Tuesday, May 28, 2013

Mesa Verde–Day 1


Mesa Verde National ParkSaturday was the day we had set aside to explore Mesa Verde.  By the time we got moving, though, it was already pretty crowded and the ranger-led tours were sold out until late in the afternoon.


We decided that there were enough self-guided areas to keep us busy for a good part of the day, so we began the drive towards the Chapin Mesa.













As we drove into the park, we were climbing in elevation until we reached the highest point in the park – Park Point Overlook.


From this point, we could see Shiprock in the west (faintly, through some haze), and Hesperus Peak in the east.



At the overlook, there was also a fire tower that the Park Service Rangers use to keep an eye on wildfires – several of which have burned in Mesa Verde in past years.  We saw some evidence of fire damage, but luckily we’ve been fire-free so far this season.

Looking back over the “green table”, we could see the roads we had taken to get to this point.







From here, we drove back down in elevation until we reached the Chapin Mesa, around 7000 feet.  We were all getting hungry, so we stopped in the picnic area to have our lunch before we explored the cave dwellings.  The picnic area was almost like a small camping loop, with little individual parking spaces and picnic tables scattered throughout.  We found a spot that had a table in the shade, and enjoyed our lunch.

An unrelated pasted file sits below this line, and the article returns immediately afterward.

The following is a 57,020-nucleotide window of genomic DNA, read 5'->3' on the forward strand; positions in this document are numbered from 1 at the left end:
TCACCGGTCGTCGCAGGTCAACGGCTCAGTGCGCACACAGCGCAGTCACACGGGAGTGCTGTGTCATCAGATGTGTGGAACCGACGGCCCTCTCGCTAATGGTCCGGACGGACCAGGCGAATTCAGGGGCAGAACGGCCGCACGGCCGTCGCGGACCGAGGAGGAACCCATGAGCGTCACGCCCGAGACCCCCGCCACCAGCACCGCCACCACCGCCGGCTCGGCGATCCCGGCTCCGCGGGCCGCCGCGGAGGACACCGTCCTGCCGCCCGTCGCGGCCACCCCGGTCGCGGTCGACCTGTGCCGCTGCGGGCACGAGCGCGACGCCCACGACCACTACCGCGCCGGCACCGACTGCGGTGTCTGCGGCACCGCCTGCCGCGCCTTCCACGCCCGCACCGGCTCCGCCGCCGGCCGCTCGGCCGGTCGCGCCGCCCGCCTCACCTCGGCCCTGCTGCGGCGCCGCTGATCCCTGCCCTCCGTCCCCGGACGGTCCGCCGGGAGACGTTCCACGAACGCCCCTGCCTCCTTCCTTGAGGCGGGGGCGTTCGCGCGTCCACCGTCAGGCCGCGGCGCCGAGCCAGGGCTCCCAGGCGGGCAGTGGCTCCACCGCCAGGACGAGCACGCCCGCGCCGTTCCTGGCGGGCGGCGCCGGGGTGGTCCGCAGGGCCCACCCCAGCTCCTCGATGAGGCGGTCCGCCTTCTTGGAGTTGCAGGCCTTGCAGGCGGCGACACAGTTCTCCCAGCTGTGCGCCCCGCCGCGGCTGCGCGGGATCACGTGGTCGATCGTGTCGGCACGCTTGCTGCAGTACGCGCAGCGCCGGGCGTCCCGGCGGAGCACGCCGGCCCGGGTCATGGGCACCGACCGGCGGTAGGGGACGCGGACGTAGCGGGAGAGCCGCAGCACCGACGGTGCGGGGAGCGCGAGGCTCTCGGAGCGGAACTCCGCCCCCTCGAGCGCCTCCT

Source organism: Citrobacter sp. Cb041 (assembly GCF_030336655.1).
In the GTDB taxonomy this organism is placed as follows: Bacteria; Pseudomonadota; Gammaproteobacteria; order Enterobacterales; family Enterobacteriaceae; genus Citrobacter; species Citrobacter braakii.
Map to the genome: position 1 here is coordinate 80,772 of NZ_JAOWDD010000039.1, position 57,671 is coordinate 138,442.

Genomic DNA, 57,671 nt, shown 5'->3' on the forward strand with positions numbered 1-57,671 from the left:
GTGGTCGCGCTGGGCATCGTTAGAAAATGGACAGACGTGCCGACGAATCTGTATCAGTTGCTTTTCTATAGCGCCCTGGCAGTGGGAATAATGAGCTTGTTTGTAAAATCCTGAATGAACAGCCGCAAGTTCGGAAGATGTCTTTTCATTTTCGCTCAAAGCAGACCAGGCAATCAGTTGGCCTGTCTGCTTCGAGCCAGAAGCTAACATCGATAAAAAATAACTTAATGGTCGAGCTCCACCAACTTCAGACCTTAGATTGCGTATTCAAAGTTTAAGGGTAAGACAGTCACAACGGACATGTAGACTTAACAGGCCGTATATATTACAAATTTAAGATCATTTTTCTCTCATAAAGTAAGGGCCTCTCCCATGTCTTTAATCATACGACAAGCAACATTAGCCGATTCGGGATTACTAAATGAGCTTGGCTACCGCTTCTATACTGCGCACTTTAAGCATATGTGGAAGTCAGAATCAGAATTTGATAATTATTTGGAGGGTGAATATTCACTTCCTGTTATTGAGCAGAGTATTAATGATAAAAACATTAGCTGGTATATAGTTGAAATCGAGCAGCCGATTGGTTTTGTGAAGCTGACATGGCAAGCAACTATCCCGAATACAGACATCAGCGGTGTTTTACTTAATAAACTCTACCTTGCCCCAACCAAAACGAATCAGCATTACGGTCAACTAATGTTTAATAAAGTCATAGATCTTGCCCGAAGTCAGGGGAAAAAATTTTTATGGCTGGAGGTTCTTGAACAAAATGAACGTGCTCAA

Our picnic spot

Cute little blue bird

Bryce and I spotted this little blue bird, and I just had to take his picture . . . I don’t know what he is, though!





After lunch, we parked in the overflow parking lot (yes, it was THAT crowded!), and walked to the Chapin Mesa Museum to watch the Mesa Verde Orientation video.  We learned about the various dwellings that have been found at Mesa Verde . . . mesa top houses, pit houses and villages, and finally cliff dwellings.  Our visit today will take us to all three of them!

There are 5 cliff dwellings accessible to the public, 3 of them on ranger tours, and 2 that are self guided.

At this location, the Spruce Tree House is available as a self-guided tour . . .

Spruce Tree House

it’s a 1/4 mile hike and a 100 ft. decent to the cliff dwelling . . . pretty easy going down, but challenging on the way back up!

Spruce Tree House in the background

Canyon Walls

It was a beautiful walk down into the canyon, and we even spotted some wildlife!






Little Lizard

On the trail



We reached the bottom pretty quickly, and even though we could not enter the dwelling, we were able to look through a few windows,